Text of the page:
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Austrian ski family eyes another Olympic slalom medal

January 22, 2018

Austria's Michael Matt speeds down the course during an alpine ski, men's World Cup slalom, in Kitzbuehel, Austria, Sunday, Jan. 21, 2018. (AP Photo/Shinichiro Tanaka)

SCHLADMING, Austria (AP) — When Marcel Hirscher goes after his elusive Olympic gold medal in Pyeongchang next month, a member of the Matt family could stand in his way once again.

In Sochi, Mario Matt beat his Austrian teammate to the slalom title. Four years later, Michael Matt, Mario’s younger brother, has become one of Hirscher’s main rivals.

“If I have two runs like in Kitzbuehel, Adelboden or Zagreb this month, then everything is possible,” Michael Matt said Monday, the eve of the last World Cup slalom before the Olympic race in South Korea on Feb. 22.

Michael Matt and Norwegian rival Henrik Kristoffersen are regarded as Hirscher’s main challengers when the six-time overall World Cup champion has another shot at the only major prize he is missing.

“They are both beatable, I have proven that several times this season,” Matt said.

Brother Mario had 15 World Cup wins and two world titles to go with his Olympic gold medal when he retired at the age of 35 three years ago.

While the career of 24-year-old Michael Matt is still in its early stages with six podiums and one win, he is eager to step out of his brother’s shadow.

In fact, he feels like he has already done so.

Michael understands that people will always compare the two, but slowly the questions about Mario are starting to annoy him.

After skiing an impressive race and trailing winner Hirscher by only 0.05 seconds in Zagreb a few weeks ago, journalists at a only asked him about his brother, who is running an apres-ski bar and breeding Arabian horses.

“I have to live with that,” Michael said. “But by now, the reporters should know that it’s me who is racing.”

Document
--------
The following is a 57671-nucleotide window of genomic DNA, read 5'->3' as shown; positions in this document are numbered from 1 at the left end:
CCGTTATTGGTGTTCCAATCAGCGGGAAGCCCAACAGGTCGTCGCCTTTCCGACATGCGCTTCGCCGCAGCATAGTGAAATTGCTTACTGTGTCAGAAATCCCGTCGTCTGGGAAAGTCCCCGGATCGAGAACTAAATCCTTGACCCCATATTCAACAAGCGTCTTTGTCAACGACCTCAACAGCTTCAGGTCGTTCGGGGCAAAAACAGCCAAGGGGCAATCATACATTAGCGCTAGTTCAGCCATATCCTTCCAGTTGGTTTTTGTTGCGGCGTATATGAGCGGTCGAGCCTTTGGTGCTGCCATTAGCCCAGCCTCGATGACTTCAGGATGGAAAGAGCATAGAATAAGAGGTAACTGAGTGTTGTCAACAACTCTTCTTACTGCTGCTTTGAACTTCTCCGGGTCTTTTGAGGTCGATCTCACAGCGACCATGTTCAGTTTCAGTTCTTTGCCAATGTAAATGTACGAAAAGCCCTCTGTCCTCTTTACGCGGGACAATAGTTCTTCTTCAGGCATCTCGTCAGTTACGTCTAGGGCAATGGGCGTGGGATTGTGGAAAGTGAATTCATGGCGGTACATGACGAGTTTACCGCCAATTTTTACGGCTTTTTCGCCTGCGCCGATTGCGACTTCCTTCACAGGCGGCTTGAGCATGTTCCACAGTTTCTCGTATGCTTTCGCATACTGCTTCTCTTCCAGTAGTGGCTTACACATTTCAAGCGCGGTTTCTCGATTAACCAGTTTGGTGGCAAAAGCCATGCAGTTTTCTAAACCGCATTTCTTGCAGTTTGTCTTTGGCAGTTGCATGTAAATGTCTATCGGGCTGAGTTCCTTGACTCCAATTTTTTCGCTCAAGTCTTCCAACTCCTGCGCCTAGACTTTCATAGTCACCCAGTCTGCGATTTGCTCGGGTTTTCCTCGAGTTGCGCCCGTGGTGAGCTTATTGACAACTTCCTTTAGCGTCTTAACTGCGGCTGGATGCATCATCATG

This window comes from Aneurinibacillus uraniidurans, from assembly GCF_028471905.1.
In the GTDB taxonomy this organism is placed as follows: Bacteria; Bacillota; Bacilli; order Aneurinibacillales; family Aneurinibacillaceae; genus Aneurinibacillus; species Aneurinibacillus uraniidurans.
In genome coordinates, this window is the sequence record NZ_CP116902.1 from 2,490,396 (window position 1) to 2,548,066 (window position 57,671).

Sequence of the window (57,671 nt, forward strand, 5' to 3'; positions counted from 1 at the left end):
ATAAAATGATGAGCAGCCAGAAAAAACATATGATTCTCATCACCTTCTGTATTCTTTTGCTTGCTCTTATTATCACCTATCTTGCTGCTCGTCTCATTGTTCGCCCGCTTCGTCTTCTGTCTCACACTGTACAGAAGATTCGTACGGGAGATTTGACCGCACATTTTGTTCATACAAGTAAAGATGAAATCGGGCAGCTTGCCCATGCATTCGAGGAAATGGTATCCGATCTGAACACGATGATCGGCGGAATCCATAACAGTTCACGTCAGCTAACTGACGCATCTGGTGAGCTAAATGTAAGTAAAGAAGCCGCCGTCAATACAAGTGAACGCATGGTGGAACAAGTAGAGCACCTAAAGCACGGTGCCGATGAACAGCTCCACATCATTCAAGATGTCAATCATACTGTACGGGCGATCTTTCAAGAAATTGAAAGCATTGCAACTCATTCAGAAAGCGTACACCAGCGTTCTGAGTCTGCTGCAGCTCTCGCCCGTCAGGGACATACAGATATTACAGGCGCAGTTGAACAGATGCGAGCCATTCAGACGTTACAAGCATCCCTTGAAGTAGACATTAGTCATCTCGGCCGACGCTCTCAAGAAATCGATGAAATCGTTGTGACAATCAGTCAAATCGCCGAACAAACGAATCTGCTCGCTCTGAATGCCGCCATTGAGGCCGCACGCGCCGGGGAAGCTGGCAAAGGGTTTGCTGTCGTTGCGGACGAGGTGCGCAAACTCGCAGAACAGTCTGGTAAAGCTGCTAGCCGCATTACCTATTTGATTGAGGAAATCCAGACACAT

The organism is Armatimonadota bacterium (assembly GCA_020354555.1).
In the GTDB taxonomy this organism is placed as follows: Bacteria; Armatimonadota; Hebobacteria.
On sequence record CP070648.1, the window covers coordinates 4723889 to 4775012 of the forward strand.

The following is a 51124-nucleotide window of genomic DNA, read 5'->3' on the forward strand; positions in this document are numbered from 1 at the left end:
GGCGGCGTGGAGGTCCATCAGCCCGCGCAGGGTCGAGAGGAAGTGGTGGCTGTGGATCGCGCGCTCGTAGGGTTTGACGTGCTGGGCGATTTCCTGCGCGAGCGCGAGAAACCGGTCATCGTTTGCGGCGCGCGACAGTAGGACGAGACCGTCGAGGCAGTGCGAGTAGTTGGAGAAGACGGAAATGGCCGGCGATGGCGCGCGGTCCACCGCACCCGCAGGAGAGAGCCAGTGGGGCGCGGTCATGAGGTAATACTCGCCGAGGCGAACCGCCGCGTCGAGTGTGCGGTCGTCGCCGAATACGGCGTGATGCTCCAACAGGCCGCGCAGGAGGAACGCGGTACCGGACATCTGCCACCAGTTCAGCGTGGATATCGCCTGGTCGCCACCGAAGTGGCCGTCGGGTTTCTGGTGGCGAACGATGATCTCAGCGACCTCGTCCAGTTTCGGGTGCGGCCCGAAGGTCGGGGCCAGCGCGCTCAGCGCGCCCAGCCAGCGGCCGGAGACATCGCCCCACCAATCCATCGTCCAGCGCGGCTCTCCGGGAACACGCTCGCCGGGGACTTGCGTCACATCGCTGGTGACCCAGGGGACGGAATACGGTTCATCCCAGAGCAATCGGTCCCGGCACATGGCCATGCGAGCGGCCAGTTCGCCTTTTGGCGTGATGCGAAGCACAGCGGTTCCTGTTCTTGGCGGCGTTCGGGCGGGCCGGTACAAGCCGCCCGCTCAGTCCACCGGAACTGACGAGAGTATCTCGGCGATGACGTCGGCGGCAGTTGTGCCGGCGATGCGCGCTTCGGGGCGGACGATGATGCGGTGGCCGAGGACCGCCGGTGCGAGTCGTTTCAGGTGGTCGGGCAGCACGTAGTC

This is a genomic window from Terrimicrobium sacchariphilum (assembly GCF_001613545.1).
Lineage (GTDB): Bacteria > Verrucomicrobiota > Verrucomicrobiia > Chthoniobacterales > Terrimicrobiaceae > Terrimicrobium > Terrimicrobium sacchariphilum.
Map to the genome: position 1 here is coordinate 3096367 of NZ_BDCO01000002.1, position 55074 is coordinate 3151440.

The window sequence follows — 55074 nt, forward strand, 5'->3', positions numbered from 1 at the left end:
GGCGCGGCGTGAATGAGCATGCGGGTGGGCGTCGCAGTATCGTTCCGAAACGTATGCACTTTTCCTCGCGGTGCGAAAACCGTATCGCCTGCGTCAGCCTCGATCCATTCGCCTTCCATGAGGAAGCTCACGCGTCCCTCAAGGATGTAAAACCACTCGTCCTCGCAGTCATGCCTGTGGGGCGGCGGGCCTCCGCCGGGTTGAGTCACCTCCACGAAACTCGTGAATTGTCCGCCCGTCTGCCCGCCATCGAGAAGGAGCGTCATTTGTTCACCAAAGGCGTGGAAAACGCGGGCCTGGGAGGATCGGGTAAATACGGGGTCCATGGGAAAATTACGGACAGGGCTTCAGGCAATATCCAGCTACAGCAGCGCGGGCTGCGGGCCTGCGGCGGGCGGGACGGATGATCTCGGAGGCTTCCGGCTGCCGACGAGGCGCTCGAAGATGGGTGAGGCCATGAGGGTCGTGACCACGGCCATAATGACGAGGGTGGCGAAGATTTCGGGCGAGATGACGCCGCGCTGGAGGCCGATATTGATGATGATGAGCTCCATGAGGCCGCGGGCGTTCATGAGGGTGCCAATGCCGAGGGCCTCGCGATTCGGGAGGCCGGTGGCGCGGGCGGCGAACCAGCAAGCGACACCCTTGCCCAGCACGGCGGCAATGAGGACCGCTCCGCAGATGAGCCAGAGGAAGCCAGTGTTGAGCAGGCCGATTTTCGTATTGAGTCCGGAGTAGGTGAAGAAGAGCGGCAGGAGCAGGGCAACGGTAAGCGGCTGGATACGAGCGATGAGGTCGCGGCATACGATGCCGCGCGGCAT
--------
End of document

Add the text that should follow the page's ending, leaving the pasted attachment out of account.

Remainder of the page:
According to Austrian coach Marko Pfeifer, who has led the slalom team since 2013, the Matt brothers are very similar.

“The way they talk, their mentality, their style of racing, their stand on the skis, it’s all nearly the same,” Pfeifer said.

After making his debut in 2013, Michael Matt earned his first World Cup points in Wengen in 2015 when he finished 16th. He arrived in the elite of slalom racing by placing second in Levi at the start of last season, and followed with his sole victory so far in Kranjska Gora a few months later.

This year, he has racked up three consecutive second places in the first week of January.

“The beginning of the season wasn’t great. But I am in good shape and since (December) it’s all been going better,” Michael said.

While Hirscher won five straight slaloms and Kristoffersen was on the podium every single race, Michael Matt is still looking for his first victory of the season.

He came close at Sunday’s race in Kitzbuehel, leading Hirscher by 0.75 seconds when he passed a gate the wrong side, a seldom seen mistake.

“It felt like Klitschko is punching you in the face,” Michael said about his blunder. “It was bitter as I know I was keeping up with the very best again but I didn’t take my chance.”

Next month, Michael will become the third Olympian in his family. Another brother, Andreas, is a former ski cross world champion who won silver at the 2010 Vancouver Games.

Pfeifer said Michael could become the third Matt with an Olympic medal.

“They stand out but beating Marcel or Kristoffersen is always tough,” Pfeifer said. “On details, they are maybe still ahead of Michi a little bit. But on a super day with two super runs, Michi can beat them.”

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